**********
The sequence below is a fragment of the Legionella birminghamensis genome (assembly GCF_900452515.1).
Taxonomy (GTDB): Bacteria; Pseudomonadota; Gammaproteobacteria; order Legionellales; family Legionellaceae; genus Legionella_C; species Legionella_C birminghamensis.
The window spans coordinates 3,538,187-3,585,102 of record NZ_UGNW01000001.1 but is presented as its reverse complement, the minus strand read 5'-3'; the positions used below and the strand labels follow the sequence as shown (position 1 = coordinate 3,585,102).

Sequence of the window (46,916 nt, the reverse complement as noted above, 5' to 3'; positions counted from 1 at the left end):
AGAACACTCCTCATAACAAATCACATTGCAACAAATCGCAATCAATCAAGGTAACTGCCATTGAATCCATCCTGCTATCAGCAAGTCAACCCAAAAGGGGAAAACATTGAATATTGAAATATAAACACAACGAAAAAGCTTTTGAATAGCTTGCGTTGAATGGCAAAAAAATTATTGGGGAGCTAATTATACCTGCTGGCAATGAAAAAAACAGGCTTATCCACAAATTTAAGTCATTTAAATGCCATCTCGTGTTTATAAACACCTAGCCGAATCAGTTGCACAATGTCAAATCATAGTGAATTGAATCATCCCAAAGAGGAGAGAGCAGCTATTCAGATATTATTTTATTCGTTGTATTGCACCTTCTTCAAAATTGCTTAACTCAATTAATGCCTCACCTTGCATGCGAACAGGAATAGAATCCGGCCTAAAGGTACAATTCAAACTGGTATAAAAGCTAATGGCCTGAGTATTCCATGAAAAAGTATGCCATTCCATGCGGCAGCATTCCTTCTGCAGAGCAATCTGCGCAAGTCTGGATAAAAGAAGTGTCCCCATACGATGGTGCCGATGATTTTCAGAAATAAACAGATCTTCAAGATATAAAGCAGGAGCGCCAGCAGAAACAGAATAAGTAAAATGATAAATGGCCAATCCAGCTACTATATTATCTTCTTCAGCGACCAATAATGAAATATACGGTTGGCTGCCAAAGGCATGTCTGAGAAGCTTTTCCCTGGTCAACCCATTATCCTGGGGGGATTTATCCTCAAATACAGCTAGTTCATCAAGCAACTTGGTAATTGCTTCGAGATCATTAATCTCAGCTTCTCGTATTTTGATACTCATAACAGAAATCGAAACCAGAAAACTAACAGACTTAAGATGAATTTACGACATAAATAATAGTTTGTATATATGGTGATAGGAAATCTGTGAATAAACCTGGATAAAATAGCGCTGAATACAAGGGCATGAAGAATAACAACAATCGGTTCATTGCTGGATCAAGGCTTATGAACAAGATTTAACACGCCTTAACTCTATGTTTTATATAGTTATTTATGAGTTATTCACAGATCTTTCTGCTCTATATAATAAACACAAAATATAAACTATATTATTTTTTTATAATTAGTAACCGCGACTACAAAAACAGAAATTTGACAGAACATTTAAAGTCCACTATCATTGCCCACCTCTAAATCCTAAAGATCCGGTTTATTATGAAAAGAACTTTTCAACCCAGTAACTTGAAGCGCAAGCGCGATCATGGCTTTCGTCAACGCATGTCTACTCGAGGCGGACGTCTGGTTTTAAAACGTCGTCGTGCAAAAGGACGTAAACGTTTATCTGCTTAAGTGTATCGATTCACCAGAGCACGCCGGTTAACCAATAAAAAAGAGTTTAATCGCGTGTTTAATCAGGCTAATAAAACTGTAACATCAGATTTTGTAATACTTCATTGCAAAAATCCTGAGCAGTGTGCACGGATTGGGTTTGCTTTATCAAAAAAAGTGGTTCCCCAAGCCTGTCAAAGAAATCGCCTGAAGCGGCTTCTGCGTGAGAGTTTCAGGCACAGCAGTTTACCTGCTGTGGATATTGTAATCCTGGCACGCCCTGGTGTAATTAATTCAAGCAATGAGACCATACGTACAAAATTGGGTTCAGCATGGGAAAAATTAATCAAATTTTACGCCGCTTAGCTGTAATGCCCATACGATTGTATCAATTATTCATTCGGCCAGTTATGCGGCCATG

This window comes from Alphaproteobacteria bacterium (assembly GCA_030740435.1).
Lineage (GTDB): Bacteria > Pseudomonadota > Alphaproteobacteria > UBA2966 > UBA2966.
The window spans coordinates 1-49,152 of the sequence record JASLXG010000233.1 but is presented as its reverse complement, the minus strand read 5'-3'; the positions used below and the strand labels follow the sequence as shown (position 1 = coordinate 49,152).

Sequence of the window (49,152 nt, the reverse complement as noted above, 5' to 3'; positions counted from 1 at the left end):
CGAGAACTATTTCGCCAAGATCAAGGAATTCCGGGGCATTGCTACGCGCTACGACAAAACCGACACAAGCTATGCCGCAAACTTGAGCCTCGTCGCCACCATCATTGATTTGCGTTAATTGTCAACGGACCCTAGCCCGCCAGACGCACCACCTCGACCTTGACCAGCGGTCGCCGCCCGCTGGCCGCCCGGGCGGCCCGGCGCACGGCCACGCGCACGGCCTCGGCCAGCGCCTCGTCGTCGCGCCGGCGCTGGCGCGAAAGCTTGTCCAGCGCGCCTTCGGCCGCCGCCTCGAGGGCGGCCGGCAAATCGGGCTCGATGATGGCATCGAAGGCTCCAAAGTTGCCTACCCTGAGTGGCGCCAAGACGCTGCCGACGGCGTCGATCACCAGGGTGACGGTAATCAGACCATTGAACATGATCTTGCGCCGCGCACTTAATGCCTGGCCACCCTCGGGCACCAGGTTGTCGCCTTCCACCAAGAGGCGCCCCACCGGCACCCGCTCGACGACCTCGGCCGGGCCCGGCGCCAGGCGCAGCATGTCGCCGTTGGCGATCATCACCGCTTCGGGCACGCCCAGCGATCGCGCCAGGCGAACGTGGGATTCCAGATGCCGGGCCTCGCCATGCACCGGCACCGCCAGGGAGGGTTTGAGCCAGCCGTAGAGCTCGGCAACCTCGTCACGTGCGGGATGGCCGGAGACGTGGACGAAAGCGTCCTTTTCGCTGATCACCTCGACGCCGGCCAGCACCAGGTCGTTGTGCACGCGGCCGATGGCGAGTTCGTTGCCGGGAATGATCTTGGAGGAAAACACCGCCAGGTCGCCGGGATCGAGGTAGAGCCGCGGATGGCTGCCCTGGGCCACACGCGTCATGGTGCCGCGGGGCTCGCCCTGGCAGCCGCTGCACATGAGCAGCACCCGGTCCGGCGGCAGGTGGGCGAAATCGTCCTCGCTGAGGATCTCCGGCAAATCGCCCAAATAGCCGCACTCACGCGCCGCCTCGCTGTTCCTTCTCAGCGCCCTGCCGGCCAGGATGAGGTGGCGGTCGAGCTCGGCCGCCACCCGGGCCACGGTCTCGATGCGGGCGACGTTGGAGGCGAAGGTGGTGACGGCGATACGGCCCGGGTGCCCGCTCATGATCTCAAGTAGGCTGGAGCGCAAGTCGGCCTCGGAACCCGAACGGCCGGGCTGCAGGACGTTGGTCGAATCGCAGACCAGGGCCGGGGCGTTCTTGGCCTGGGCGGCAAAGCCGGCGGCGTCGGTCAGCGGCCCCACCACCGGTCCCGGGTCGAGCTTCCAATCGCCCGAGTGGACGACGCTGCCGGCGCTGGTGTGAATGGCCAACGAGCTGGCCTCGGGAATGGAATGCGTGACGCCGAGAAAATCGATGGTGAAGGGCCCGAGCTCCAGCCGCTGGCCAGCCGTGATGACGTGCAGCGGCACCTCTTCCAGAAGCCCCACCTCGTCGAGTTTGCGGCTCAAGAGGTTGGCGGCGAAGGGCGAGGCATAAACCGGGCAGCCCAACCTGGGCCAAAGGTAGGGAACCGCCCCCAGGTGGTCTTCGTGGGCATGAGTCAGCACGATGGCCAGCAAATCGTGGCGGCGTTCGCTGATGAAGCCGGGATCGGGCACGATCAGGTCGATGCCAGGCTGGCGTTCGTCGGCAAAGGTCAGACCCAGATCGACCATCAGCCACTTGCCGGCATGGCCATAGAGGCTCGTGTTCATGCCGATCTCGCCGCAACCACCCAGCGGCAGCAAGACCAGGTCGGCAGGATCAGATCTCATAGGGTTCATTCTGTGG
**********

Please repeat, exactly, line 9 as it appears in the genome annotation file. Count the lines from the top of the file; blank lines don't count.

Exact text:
Sequence of the window (49,152 nt, the reverse complement as noted above, 5' to 3'; positions counted from 1 at the left end):